On the other hand, removing inline scripts and styles from WP core seems like a fairly routine task (though not trivial because there are many) that would have additional benefits, as others have said.

#10 @tomdxw
4 years ago

Related: #39941.

#11 @scotthelme
3 years ago

Given the increase in adoption and requirement for a strong CSP to protect websites and their visitors, could we can get an update on the status of this issue?

#12 @melodiouscode
3 years ago

  • Focuses coding-standards added

A further bump on top of @scotthelme's bump!

#13 follow-up: @johnbillion
3 years ago

  • Focuses coding-standards removed
  • Milestone changed from Awaiting Review to 5.0
  • Owner set to johnbillion
  • Status changed from new to accepted

I think the solution proposed in #39941 is the most viable one. Some feedback on that approach would be greatly appreciated!

#14 in reply to: ↑ 13 @jdgrimes
3 years ago

Replying to scotthelme:

Hey Scott! Thanks for dropping in! I am a big fan of Troy Hunt, and through his blog I found out about your site https://report-uri.com/, and that has made adding a CSP to my own WordPress-powered sites actually doable rather than seeming like an impossible chore. So thank you so much for that!

Of course, up to now, I've had to use a CSP with unsafe-inline. However, with the increased flexibility that CSPs have with hashes and nonces now, I think that getting to a place where WordPress can run without the need for unsafe-inline is achievable.

Replying to johnbillion:

I think the solution proposed in #39941 is the most viable one. Some feedback on that approach would be greatly appreciated!

I agree that in the short-term, using nonces is going to be necessary, since it requires the least amount of refactoring. We have to keep in mind that to really be useful, whatever happens here needs to be embraced by the WordPress ecosystem as a whole, if you want to use a non-unsafe CSP on a site with any plugins and a non-default theme. It is unfortunately not realistic to think that many plugins and themes are going to completely remove inline scripts anytime soon, and core may also need to keep using them at least in some places, for backward compatibility if for no other reason.

That said, longer-term, I think moving away from inline scripts as much as possible should still be the goal. The downside of the nonces approach is that it still allows XSS, if untrusted input is being output within those nonced script tags unescaped. We should really be pushing plugin developers to pass data to scripts in a more fail-safe manner. Just replacing all of their inline script tags with a call to an inline_js() function is not going to magically make that script itself safer.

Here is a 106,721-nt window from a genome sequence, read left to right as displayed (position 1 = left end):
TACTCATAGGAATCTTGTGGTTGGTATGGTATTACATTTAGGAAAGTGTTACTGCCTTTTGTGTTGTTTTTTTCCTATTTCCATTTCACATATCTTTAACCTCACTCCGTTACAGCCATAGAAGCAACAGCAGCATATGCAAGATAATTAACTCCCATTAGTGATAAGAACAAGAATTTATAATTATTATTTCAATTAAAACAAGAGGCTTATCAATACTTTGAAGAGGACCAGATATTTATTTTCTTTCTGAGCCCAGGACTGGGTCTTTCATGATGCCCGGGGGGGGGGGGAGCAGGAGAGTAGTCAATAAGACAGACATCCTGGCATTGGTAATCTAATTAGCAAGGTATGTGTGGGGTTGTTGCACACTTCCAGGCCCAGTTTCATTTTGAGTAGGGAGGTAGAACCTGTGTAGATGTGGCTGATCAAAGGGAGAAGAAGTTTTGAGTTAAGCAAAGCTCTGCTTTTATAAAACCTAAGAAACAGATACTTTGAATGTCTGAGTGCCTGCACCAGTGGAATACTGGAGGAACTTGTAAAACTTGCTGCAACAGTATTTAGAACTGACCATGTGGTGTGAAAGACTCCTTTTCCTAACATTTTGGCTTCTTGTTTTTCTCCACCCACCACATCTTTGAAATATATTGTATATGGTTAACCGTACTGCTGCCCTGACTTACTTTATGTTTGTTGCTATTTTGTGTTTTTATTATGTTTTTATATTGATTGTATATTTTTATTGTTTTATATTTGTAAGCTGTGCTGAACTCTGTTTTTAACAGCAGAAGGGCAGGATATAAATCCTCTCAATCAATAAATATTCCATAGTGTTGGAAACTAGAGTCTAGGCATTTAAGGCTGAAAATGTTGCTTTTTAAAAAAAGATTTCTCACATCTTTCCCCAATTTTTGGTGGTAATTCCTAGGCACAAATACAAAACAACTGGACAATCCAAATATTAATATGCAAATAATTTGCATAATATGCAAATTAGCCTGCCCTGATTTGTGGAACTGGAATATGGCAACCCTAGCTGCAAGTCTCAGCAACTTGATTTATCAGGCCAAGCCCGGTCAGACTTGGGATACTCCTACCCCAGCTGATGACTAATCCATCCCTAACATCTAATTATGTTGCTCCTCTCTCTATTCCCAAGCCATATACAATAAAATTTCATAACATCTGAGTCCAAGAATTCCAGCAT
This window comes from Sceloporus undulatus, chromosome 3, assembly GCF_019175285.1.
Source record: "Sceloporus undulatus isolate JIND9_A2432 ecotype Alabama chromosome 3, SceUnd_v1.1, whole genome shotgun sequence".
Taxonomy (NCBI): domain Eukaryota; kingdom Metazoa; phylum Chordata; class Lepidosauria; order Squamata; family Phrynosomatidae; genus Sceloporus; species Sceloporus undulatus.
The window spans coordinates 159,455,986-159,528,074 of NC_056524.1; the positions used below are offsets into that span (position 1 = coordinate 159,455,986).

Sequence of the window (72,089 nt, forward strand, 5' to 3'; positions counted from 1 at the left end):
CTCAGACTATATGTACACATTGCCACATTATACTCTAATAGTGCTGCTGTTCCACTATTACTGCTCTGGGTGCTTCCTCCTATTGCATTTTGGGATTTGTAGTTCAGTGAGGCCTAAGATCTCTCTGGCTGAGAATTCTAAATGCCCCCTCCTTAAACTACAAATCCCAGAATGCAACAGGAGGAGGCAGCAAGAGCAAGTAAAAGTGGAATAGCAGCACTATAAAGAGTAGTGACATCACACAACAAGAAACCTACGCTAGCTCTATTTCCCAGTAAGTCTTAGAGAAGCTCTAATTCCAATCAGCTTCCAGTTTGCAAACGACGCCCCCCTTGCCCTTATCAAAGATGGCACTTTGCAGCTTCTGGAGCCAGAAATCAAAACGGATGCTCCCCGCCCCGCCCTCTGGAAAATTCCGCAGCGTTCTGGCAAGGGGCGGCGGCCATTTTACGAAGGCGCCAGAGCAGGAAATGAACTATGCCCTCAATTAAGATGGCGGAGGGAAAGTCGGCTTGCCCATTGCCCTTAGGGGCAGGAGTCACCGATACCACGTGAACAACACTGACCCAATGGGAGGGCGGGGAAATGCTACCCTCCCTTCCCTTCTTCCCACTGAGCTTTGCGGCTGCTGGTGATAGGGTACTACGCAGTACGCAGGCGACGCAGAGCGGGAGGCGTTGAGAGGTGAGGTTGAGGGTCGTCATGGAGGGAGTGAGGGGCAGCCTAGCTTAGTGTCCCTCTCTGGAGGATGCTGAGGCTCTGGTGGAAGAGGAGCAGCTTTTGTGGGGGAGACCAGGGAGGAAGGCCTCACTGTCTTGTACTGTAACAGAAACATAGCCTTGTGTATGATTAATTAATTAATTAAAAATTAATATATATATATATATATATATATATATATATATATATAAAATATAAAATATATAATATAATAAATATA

Despite that caveat, I think it is still a worthwhile pursuit and a considerable improvement, because sites running a non-unsafe CSP would still eliminate other whole classes of more common XSS.

But what I think should ideally happen, is that we do something along the lines of #39941 now, but in the future it would be deprecated/discouraged, in favor of moving away from inline scripts altogether.

#15 @johnbillion
2 years ago

  • Milestone changed from 5.0 to 5.1

Related: #39941

#16 @pento
23 months ago

  • Milestone changed from 5.1 to Future Release

Along with #39941, this ticket needs further investigation and work before it will be ready.

#17 @enricocarraro
2 months ago

I worked on refactoring all script tags so that their attributes can be controlled in this pull request for #39941.
Based on that, I’m now working on another PR for this ticket here, focusing on refactoring inline event handlers and JavaScript URIs in a way that is as clean as possible, and that doesn't impact the page rendering time.
Page rendering time becomes a slow when there are many inline script tags spread across the page; solutions to this could be:

  • Grouping all event handlers and JavaScript URIs calls, and printing their equivalents together at the end of the page as one inline script:
    • advantages:
      • straightforward;
    • disadvantages:
      • low code readability;
      • needs some logic to aggregate and print scripts (WP_Scripts could be used for this, but it would be a bit of a stretch).
  • Moving them to JavaScript files (current effort):
    • advantages:
      • better code readability;
    • disadvantages:
      • not an option for all, as some receive data from PHP (this can be overcome using data attributes);
      • it's tricky to understand which pages can be grouped together to include the same JavaScript file.
  • Substituting them with inline scripts with the defer attribute so that they can only be executed after the document parsing is completed:
    • advantages:
      • very straightforward;
    • disadvantages:
      • low code readability.

I would be interested in knowing what do you think is the most appropriate solution.

Edit:
I opened a new ticket (#51407) focused on inline event handlers and javascript: URIs refactoring, in which I use a mix of the last two solutions I proposed.

Last edited 8 weeks ago by enricocarraro (previous) (diff)

This ticket was mentioned in Slack in #core by laura. View the logs.


2 months ago

#19 @johnbillion
2 months ago

  • Owner johnbillion deleted
  • Status changed from accepted to assigned

This ticket was mentioned in Slack in #core-js by enricocarraro. View the logs.


8 weeks ago